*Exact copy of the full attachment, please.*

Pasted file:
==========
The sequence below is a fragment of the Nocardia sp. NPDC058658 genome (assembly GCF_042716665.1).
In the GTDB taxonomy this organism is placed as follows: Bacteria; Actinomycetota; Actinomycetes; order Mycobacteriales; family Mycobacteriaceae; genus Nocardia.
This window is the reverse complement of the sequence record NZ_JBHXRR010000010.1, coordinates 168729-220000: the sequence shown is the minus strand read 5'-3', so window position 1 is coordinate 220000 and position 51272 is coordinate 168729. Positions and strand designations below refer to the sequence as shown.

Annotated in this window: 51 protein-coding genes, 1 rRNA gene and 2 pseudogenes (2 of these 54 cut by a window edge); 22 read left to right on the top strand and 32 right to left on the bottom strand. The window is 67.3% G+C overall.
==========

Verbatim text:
The sequence below is a fragment of the Nocardia sp. NPDC058658 genome (assembly GCF_042716665.1).
In the GTDB taxonomy this organism is placed as follows: Bacteria; Actinomycetota; Actinomycetes; order Mycobacteriales; family Mycobacteriaceae; genus Nocardia.
This window is the reverse complement of the sequence record NZ_JBHXRR010000010.1, coordinates 168729-220000: the sequence shown is the minus strand read 5'-3', so window position 1 is coordinate 220000 and position 51272 is coordinate 168729. Positions and strand designations below refer to the sequence as shown.

Annotated in this window: 51 protein-coding genes, 1 rRNA gene and 2 pseudogenes (2 of these 54 cut by a window edge); 22 read left to right on the top strand and 32 right to left on the bottom strand. The window is 67.3% G+C overall.